Belichick said that even though ball security is important every week, an added focus will be needed this week.
“They do a good job of raking the ball out and taking advantage of poor ball security situations by the quarterback, or running backs, or receivers, whoever’s carrying it,” Belichick said.
The head coach also stated in plain terms the challenge that is currently presenting itself to the Patriots.
“They’re really strong in all three phases of the game, outstanding on defense, very explosive on offense, well-balanced and always good in the kicking game. This will be a big challenge for us this week, a lot to prepare for,” he said. “Good players, good scheme, well-coached, it’s a good organization. It should be a good opportunity for us to really take the extra time to try to tighten up as many things as we can and be at our very best Monday night. That’s what we’ll need.”
What’s clear is that the Patriots won’t let that 7-5 record cloud the task at hand. These Ravens won’t be underestimated (like maybe some jokers might have proclaimed before that last meeting). As an organization, the Ravens don’t know how to feel intimidated by anything — not Belichick, not Brady, and not those Super Bowl banners that hang in the corner of Gillette Stadium. Since John Harbaugh became head coach in 2008, the Ravens have proven to be willing to scrap for 60 minutes (even longer, in certain cases) just about every time they visit Foxboro. In five trips to New England under Harbaugh, the Ravens have won two games (by an average margin of 17 points) and lost three games (by an average margin of four points).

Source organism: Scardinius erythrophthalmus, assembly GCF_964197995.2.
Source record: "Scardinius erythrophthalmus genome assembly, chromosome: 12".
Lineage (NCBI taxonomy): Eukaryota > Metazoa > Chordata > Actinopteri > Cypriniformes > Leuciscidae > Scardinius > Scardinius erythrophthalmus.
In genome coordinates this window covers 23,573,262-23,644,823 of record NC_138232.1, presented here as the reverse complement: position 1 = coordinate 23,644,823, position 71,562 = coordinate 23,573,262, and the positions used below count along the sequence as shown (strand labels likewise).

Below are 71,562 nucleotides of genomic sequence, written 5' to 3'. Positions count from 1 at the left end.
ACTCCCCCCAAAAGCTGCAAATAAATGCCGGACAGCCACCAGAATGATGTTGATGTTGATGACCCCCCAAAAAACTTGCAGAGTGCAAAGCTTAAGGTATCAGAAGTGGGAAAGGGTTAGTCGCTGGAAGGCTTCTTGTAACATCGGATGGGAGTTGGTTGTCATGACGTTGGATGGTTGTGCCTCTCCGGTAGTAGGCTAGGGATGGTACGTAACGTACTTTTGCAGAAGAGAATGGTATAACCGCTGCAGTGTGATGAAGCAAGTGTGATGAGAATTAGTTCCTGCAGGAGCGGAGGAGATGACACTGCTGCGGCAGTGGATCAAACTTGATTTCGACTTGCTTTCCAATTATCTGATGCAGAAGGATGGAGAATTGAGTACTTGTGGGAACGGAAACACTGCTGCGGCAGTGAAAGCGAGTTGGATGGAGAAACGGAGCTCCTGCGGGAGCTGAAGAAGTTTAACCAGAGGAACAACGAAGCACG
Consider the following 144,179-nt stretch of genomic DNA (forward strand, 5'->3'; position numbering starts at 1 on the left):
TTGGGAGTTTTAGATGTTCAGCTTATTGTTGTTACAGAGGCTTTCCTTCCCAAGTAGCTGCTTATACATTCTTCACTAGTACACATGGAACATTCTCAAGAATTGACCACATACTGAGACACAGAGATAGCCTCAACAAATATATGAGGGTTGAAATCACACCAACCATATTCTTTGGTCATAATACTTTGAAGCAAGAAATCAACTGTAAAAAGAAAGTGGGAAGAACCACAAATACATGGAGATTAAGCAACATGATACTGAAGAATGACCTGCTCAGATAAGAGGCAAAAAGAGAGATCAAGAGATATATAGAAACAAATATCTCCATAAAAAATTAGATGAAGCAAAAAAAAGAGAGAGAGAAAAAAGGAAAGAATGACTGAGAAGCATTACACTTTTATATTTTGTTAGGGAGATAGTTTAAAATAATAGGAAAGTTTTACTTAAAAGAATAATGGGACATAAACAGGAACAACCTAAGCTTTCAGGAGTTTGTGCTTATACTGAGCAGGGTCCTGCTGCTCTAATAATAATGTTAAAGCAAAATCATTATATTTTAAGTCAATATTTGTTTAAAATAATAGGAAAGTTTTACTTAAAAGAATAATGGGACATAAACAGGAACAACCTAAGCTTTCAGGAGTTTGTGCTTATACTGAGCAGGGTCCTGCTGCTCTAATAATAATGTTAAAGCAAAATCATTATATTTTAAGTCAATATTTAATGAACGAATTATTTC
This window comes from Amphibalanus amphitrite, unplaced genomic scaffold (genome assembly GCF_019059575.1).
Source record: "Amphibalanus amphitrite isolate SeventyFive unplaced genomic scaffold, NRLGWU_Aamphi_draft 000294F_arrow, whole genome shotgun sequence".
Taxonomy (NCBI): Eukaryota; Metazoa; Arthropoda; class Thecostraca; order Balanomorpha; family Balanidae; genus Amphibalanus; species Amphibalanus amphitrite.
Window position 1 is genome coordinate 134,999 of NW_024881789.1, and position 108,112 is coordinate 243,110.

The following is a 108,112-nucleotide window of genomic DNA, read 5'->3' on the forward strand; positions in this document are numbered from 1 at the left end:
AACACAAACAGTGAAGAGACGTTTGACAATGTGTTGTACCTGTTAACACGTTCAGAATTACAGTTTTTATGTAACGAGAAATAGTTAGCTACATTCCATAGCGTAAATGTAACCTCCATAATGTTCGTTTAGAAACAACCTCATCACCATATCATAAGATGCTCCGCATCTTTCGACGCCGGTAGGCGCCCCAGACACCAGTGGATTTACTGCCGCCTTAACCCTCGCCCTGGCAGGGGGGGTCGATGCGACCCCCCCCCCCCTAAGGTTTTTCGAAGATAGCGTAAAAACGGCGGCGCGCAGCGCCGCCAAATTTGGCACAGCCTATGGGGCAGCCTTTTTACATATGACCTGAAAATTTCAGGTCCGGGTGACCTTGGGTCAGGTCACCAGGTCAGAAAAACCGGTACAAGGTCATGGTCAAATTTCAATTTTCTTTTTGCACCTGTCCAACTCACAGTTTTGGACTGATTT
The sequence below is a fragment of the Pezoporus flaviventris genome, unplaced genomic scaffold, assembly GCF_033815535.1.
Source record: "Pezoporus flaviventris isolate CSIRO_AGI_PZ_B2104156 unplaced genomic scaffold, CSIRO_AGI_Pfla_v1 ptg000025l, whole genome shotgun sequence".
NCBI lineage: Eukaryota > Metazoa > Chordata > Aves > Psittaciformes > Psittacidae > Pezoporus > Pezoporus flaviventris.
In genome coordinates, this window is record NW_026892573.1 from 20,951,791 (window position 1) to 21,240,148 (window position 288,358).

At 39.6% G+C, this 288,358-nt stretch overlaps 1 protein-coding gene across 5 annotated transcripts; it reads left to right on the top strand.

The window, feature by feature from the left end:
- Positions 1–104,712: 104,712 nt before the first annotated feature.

Harbaugh’s had the better part of two seasons to stew on what he considered to be an unfair strategy employed by the Patriots last time he was opposed by Belichick. But in utilizing similar tactics himself multiple times since that date, Harbaugh’s shown that he’s used the incident as a learning opportunity. He’s only become a better coach since that moment.
The Patriots know what to expect when the Ravens get off the bus at Gillette. How they respond to the challenge will provide the clearest picture yet of the team’s 2016 potential.